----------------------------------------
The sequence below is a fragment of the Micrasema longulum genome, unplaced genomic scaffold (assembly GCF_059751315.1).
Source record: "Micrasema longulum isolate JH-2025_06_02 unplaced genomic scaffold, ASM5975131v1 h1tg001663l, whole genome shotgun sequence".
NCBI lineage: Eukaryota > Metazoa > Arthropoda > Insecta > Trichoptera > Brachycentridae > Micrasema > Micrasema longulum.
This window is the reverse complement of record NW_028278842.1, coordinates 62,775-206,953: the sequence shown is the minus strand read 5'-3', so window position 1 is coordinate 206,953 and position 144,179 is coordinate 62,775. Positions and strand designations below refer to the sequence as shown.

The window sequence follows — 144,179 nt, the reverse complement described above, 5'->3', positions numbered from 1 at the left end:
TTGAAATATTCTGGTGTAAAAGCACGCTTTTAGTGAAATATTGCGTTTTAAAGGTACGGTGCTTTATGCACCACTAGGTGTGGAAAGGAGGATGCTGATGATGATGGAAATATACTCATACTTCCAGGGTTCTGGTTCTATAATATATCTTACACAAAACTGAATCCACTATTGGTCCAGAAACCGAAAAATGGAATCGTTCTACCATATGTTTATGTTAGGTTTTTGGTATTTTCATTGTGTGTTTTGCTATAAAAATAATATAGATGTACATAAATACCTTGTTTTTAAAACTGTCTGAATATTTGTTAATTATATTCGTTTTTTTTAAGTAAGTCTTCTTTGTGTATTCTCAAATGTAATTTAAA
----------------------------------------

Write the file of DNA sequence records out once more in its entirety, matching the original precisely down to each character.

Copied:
The sequence below is a fragment of the Micrasema longulum genome, unplaced genomic scaffold (assembly GCF_059751315.1).
Source record: "Micrasema longulum isolate JH-2025_06_02 unplaced genomic scaffold, ASM5975131v1 h1tg001663l, whole genome shotgun sequence".
NCBI lineage: Eukaryota > Metazoa > Arthropoda > Insecta > Trichoptera > Brachycentridae > Micrasema > Micrasema longulum.
This window is the reverse complement of record NW_028278842.1, coordinates 62,775-206,953: the sequence shown is the minus strand read 5'-3', so window position 1 is coordinate 206,953 and position 144,179 is coordinate 62,775. Positions and strand designations below refer to the sequence as shown.

The window sequence follows — 144,179 nt, the reverse complement described above, 5'->3', positions numbered from 1 at the left end:
TTGAAATATTCTGGTGTAAAAGCACGCTTTTAGTGAAATATTGCGTTTTAAAGGTACGGTGCTTTATGCACCACTAGGTGTGGAAAGGAGGATGCTGATGATGATGGAAATATACTCATACTTCCAGGGTTCTGGTTCTATAATATATCTTACACAAAACTGAATCCACTATTGGTCCAGAAACCGAAAAATGGAATCGTTCTACCATATGTTTATGTTAGGTTTTTGGTATTTTCATTGTGTGTTTTGCTATAAAAATAATATAGATGTACATAAATACCTTGTTTTTAAAACTGTCTGAATATTTGTTAATTATATTCGTTTTTTTTAAGTAAGTCTTCTTTGTGTATTCTCAAATGTAATTTAAA